What will I be expected to achieve?

Knowledge & Understanding:
1. Demonstrate a detailed and in-depth understanding of the origins, course and impact of the Russian Revolution.

2. Display familiarity with major controversies and debates in the historiography of the Russian Revolution, and the ways in which these have developed during the course of the twentieth and twenty-first centuries

3. Analyse and compare political and social developments across the Russian Empire during the years 1860-1924.

Intellectual / Professional skills & abilities:
4. Engage effectively in debate and present complex ideas and sustained arguments, in writing, in a clear and fluent way.

Personal Values Attributes (Global / Cultural awareness, Ethics, Curiosity) (PVA):
5. Demonstrate an awareness of historical and contemporary ideas and attitudes and how these shape our perceptions.

How will I be assessed?

There are two assessments for this module:
• a 3,000 word essay that will assess your knowledge of developments in revolutionary Russia, your understanding of contemporary and historiographical debates, and your ability to communicate and argue effectively.
• a 2 hour exam, comprising (1) a gobbet exercise and (2) a choice of broad comparative questions relating to the module content, will further test your knowledge of contemporary events and of historiography, and your ability to present your ideas cogently, and will also your ability to reflect comparatively on developments across the Russian Empire in 1917.

You will have the opportunity to present your work in the seminars and will receive formative feedback from your lecturer in classroom discussions, debates, and tutorial sessions. Formative assessment through your lecturer will be written and verbal, and you will also receive feedback through engagement with your peers.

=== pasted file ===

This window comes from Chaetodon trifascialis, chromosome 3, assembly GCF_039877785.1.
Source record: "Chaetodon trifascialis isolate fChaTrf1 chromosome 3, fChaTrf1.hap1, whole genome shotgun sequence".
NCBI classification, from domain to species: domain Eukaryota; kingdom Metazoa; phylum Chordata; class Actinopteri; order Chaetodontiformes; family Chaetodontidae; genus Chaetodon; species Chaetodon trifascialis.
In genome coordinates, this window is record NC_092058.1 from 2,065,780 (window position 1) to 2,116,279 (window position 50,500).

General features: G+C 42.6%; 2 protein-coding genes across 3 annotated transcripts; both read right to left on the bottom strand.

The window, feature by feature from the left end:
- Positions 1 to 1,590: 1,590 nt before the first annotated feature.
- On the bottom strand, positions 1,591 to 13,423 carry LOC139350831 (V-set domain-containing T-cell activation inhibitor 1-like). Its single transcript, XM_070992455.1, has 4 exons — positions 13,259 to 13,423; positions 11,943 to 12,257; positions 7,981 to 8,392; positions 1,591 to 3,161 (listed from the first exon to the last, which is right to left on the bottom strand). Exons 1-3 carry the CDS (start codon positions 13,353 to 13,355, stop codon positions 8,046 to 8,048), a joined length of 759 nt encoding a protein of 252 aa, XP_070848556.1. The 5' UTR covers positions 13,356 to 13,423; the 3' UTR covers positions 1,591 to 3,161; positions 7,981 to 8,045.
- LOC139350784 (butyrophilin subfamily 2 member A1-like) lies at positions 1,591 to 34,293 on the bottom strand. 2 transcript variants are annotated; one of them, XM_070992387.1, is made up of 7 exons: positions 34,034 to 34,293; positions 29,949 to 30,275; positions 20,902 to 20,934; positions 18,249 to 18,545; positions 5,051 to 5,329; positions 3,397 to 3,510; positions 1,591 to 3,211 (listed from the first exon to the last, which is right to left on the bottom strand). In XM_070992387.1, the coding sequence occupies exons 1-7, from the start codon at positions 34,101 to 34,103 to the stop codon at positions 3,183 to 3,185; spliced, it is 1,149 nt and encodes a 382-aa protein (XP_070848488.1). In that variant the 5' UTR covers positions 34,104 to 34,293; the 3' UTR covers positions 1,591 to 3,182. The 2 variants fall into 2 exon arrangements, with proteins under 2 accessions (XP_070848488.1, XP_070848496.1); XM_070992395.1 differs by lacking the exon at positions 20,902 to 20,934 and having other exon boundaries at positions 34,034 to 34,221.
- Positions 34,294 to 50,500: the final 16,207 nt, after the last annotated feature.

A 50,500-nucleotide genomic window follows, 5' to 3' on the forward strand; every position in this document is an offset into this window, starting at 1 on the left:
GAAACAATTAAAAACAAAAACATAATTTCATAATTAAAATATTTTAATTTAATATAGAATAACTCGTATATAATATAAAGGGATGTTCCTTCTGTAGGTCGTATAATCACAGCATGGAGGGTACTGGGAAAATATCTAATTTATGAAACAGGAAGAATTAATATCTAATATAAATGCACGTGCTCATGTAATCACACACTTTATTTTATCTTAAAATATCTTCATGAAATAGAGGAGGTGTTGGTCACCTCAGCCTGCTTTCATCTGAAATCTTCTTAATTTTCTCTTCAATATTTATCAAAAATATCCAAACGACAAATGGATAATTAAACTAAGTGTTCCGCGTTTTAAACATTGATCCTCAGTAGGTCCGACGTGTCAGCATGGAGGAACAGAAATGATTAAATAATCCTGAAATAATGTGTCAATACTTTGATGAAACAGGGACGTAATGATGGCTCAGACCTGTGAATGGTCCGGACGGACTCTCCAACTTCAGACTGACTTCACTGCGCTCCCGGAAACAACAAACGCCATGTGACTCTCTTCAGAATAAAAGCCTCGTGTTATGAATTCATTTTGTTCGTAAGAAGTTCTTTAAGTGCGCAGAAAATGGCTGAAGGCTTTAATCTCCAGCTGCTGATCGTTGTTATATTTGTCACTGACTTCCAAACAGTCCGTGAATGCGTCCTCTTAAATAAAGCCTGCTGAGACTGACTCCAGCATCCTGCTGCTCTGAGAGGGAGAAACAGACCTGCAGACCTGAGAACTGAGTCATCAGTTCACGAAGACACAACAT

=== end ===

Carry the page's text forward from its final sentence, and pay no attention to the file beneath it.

Pre-requisite(s)

N/A

Co-requisite(s)

N/A

Module abstract

Please find details of this module in the other sections provided.

What will I learn on this module?

In this module you will learn about the impact of the Russian Revolution across the Russian Empire. We will examine the nineteenth century origins of revolutionary and nationalist movements, and trace their development through the 1905 revolution, the ‘Duma Period’, and the First World War. We will try to understand the impact of the war and the 1917 revolutions across the empire; in Russia’s cities, in the provinces, and in the newly independent nation states on the empire’s periphery. We will also look at the wars and civil wars that took place across Russia and the border states in the years 1918-21, and the independence or reincorporation of the breakaway republics. The revolutions of 1917 have divided historians into fiercely opposed political and ideological camps. We will look at the ways in which historians have constructed their opposing views on the subject, and the ways that established arguments have changed over the course of the twentieth century.

Course info

UCAS Code T720

Credits 20

Level of Study Undergraduate

Mode of Study 3 years full-time or 4 years with a placement (sandwich)/study abroad

Department Humanities

Location City Campus, Northumbria University

City Newcastle

Start September 2020